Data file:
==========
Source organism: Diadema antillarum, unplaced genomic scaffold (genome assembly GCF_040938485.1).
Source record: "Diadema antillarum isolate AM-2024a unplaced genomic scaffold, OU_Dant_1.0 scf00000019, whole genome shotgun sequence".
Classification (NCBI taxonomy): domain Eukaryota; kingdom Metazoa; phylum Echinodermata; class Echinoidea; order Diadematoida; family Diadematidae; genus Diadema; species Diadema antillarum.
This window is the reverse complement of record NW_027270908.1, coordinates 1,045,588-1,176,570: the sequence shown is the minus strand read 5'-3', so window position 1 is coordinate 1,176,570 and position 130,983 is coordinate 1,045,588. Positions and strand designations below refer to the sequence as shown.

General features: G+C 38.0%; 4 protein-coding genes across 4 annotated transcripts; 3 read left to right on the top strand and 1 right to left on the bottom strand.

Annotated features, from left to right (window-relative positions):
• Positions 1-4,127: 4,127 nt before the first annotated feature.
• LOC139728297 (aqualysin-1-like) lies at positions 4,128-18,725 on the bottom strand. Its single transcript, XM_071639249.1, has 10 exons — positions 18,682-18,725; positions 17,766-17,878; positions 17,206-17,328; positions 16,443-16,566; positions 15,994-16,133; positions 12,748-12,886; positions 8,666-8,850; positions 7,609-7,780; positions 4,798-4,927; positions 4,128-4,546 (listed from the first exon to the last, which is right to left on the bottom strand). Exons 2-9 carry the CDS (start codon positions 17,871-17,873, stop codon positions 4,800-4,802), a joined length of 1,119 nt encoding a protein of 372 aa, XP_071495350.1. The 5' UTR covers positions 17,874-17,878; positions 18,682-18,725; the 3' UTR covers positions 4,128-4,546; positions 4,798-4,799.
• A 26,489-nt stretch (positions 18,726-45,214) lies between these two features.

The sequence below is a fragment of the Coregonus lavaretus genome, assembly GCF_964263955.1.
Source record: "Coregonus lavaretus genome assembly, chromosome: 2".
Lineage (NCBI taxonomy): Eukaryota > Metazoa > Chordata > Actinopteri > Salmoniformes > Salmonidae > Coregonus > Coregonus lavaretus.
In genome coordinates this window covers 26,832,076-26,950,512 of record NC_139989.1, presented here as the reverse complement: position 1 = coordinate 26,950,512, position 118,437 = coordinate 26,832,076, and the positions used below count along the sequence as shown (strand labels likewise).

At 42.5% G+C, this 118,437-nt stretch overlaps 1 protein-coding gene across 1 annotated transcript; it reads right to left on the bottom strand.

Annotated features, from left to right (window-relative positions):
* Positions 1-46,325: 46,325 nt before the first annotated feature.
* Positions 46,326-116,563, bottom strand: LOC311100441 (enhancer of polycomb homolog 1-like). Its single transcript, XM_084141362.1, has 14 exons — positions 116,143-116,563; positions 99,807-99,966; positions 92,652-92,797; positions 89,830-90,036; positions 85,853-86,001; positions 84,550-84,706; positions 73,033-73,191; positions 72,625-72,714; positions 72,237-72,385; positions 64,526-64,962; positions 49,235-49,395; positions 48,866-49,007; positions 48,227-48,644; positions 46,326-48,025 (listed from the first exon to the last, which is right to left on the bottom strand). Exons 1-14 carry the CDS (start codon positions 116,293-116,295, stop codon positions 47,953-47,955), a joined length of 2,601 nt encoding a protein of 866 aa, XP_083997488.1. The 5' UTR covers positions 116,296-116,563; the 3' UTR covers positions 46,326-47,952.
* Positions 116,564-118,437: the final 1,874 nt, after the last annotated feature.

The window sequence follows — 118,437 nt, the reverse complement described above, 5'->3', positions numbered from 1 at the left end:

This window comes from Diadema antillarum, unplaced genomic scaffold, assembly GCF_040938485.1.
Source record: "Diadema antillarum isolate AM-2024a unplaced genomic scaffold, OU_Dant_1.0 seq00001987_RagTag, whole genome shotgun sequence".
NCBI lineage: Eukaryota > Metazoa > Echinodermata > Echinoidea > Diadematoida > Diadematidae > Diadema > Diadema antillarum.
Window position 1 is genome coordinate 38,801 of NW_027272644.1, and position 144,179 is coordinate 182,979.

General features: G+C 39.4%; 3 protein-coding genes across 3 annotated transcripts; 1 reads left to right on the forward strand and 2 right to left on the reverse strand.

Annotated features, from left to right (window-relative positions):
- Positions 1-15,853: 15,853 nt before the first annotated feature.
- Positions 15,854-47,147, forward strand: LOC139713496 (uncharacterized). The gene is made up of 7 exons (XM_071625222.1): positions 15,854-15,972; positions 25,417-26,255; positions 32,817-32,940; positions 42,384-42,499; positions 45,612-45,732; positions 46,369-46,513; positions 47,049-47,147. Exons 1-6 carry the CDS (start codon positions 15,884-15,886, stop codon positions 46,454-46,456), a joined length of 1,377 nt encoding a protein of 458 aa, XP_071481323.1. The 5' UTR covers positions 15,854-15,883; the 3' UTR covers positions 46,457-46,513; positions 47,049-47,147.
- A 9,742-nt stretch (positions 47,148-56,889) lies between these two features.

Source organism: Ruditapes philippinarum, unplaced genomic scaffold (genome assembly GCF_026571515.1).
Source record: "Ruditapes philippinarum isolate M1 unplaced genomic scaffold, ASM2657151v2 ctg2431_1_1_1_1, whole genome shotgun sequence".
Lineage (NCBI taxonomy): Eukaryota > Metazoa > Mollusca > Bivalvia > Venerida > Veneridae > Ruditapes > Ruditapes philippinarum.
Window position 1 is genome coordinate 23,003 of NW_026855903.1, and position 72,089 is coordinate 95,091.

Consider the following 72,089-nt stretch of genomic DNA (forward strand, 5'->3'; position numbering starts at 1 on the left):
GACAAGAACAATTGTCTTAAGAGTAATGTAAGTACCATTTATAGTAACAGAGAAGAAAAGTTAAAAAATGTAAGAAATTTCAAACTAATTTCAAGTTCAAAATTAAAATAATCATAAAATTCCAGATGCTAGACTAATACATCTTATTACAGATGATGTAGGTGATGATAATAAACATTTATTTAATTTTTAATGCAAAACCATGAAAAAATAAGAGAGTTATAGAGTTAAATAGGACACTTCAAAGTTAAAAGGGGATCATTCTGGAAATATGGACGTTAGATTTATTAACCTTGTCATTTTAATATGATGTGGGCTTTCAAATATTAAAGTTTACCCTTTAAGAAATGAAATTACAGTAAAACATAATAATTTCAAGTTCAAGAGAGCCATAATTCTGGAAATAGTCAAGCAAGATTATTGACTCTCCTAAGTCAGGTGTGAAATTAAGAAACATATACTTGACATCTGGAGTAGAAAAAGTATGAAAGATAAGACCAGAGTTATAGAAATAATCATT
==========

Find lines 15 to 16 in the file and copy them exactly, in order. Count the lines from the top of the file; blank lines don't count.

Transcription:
Annotated features, from left to right (window-relative positions):
* Positions 1-46,325: 46,325 nt before the first annotated feature.